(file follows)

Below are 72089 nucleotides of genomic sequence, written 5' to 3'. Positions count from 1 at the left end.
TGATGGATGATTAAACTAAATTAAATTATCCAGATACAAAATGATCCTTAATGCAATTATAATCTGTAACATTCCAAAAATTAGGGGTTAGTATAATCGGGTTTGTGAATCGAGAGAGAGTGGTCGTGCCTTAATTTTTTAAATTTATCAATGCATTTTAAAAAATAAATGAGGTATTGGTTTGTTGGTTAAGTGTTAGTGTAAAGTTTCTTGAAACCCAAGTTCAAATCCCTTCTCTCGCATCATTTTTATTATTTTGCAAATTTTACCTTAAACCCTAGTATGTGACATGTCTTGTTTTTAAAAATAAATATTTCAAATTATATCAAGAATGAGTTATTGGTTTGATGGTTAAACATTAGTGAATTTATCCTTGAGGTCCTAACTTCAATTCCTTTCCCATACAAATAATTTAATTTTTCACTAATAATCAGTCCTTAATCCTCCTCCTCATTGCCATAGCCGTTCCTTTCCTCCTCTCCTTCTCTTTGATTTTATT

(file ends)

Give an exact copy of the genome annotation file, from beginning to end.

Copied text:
Below are 72089 nucleotides of genomic sequence, written 5' to 3'. Positions count from 1 at the left end.
TGATGGATGATTAAACTAAATTAAATTATCCAGATACAAAATGATCCTTAATGCAATTATAATCTGTAACATTCCAAAAATTAGGGGTTAGTATAATCGGGTTTGTGAATCGAGAGAGAGTGGTCGTGCCTTAATTTTTTAAATTTATCAATGCATTTTAAAAAATAAATGAGGTATTGGTTTGTTGGTTAAGTGTTAGTGTAAAGTTTCTTGAAACCCAAGTTCAAATCCCTTCTCTCGCATCATTTTTATTATTTTGCAAATTTTACCTTAAACCCTAGTATGTGACATGTCTTGTTTTTAAAAATAAATATTTCAAATTATATCAAGAATGAGTTATTGGTTTGATGGTTAAACATTAGTGAATTTATCCTTGAGGTCCTAACTTCAATTCCTTTCCCATACAAATAATTTAATTTTTCACTAATAATCAGTCCTTAATCCTCCTCCTCATTGCCATAGCCGTTCCTTTCCTCCTCTCCTTCTCTTTGATTTTATT